As a presidential candidate, Donald Trump complained that the greeting “Merry Christmas” had fallen out of vogue. People would be saying it again once he took office, he promised.

And you’d hear the greeting more in department stores, too. He has said that repeatedly since occupying the Oval Office. “You’re going to be saying ‘Merry Christmas’ again,” he pledged during a speech to the Heritage Foundation on Oct. 17.

But the president’s enthusiasm for the greeting isn’t as widely shared as he may think.

“Today, fully half of the U.S. public (52 percent) says a business’ choice of holiday greeting does not matter to them,” according results of a survey released Tuesday by the Pew Research Center. In other words, “Merry Christmas” is fine, but “Happy holidays” will do.

Many surveyed agreed that the religious aspects of Christmas are not as prominent in American culture as in the past, but very few were bothered by this. Nine in 10 adults said they celebrate Christmas in some way.

The survey was conducted by telephone a few weeks ago, “among a representative sample” of 1,503 adults nationwide, Pew said. Among other findings:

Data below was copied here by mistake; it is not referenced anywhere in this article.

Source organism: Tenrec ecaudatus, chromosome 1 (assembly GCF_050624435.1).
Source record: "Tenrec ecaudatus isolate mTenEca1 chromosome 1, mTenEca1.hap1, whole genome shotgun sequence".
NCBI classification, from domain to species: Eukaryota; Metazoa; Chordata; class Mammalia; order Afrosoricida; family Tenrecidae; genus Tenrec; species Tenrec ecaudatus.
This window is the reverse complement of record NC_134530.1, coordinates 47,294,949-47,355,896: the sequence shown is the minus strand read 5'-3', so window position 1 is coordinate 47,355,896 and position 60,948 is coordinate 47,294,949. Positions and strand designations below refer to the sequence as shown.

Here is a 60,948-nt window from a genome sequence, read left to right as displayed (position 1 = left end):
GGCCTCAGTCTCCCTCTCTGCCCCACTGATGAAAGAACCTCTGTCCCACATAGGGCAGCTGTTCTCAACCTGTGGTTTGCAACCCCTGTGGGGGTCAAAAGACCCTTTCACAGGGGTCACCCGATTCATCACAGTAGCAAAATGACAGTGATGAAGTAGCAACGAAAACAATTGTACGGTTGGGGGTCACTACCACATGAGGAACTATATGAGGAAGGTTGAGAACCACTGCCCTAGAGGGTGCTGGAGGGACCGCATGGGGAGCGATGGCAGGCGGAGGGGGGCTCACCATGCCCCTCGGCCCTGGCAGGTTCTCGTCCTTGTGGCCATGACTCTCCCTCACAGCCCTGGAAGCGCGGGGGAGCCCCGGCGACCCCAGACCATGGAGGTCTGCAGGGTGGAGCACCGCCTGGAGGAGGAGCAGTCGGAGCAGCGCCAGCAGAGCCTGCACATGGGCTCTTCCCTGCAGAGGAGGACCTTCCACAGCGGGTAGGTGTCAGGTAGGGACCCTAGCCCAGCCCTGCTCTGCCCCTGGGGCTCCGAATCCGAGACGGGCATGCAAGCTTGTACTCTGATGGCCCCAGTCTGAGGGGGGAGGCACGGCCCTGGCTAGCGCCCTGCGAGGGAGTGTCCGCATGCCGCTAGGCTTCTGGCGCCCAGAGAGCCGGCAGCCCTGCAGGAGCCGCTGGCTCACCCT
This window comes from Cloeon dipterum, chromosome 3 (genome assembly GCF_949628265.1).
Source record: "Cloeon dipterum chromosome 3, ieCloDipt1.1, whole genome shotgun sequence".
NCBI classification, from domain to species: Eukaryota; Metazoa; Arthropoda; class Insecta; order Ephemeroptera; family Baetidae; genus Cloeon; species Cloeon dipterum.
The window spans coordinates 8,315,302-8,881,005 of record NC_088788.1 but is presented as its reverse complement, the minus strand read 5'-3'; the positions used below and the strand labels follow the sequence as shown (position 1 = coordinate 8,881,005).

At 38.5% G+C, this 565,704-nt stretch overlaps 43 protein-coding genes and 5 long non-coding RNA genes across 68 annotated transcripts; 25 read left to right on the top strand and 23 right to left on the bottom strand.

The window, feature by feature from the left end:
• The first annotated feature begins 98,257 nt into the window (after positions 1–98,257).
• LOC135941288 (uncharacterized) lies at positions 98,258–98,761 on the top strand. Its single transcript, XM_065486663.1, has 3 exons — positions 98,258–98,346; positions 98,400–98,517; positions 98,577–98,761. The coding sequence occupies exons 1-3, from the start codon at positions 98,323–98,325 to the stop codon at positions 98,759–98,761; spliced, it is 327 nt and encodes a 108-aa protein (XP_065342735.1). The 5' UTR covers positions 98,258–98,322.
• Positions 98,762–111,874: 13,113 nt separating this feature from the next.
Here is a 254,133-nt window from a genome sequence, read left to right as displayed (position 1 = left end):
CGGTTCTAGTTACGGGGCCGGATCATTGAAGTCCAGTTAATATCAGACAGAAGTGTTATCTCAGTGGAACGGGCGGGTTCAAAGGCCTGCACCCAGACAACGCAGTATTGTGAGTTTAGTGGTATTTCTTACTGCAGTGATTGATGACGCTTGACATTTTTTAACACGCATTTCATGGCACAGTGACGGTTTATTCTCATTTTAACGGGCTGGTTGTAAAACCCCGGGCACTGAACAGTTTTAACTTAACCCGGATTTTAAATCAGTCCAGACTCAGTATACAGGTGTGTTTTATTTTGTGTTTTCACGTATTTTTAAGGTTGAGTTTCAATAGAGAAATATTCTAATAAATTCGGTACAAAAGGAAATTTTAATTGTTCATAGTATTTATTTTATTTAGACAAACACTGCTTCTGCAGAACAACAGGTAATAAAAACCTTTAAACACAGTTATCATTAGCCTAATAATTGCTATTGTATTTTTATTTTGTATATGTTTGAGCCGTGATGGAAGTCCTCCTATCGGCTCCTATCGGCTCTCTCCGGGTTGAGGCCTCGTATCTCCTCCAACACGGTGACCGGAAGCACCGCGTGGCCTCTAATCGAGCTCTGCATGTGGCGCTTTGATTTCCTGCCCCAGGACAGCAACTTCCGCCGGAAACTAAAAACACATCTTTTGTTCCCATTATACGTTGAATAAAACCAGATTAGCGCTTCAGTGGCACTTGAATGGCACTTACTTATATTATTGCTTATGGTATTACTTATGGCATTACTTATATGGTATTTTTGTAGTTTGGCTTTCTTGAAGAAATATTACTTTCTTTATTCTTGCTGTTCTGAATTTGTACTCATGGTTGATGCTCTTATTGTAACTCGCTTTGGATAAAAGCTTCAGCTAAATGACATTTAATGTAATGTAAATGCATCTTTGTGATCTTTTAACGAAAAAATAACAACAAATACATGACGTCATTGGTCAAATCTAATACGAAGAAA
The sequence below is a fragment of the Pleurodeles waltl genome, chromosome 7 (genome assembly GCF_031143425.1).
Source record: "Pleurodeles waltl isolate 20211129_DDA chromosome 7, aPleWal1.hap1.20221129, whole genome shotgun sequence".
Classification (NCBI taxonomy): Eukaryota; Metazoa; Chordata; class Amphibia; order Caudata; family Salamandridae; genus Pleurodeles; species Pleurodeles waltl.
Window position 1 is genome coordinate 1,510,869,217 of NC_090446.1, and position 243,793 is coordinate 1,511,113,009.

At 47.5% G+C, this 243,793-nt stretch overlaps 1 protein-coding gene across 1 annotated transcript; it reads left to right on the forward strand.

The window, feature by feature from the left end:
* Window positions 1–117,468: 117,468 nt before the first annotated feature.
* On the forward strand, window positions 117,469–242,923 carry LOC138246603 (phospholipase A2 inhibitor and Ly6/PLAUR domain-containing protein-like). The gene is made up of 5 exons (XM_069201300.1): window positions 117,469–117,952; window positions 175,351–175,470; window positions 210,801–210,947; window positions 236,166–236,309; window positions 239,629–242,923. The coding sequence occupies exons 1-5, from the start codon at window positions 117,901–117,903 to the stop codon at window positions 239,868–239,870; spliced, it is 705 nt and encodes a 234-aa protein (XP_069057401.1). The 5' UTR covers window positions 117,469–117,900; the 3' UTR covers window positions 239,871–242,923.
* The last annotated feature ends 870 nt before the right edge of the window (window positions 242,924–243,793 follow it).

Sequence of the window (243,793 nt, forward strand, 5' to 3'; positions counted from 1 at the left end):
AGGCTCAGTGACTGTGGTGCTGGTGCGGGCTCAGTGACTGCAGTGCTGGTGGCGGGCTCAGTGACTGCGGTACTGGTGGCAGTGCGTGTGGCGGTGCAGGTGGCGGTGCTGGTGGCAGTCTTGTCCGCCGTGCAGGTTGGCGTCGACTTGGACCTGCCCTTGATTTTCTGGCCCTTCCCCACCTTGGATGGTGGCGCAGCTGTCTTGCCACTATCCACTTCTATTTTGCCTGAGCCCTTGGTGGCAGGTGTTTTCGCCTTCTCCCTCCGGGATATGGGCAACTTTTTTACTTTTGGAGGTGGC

• Fifty-five percent of American adults said they celebrate Christmas as a religious holiday, down from 59 percent in 2013.

• The number of Americans who believe no religious displays, such as nativity scenes, should be permitted on government property, has grown from 20 percent to 26 percent since 2014.

• Three-quarters of Republicans believe in the parts of the Christmas narrative, the survey said, compared to 47 percent of Democrats.

Despite the changes in attitudes, Trump’s push for “Merry Christmas,” plays well with his political base. “About half of those who identify with … the Republican Party express a preference for hearing ‘merry Christmas’ from business.” the survey said.